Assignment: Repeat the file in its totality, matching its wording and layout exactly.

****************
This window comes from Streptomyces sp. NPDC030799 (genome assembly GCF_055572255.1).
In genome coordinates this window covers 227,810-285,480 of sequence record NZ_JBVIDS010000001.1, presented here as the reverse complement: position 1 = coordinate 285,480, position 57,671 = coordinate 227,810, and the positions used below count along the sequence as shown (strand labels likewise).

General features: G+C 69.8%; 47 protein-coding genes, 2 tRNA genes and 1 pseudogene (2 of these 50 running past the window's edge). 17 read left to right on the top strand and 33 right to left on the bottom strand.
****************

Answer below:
This window comes from Streptomyces sp. NPDC030799 (genome assembly GCF_055572255.1).
In genome coordinates this window covers 227,810-285,480 of sequence record NZ_JBVIDS010000001.1, presented here as the reverse complement: position 1 = coordinate 285,480, position 57,671 = coordinate 227,810, and the positions used below count along the sequence as shown (strand labels likewise).

General features: G+C 69.8%; 47 protein-coding genes, 2 tRNA genes and 1 pseudogene (2 of these 50 running past the window's edge). 17 read left to right on the top strand and 33 right to left on the bottom strand.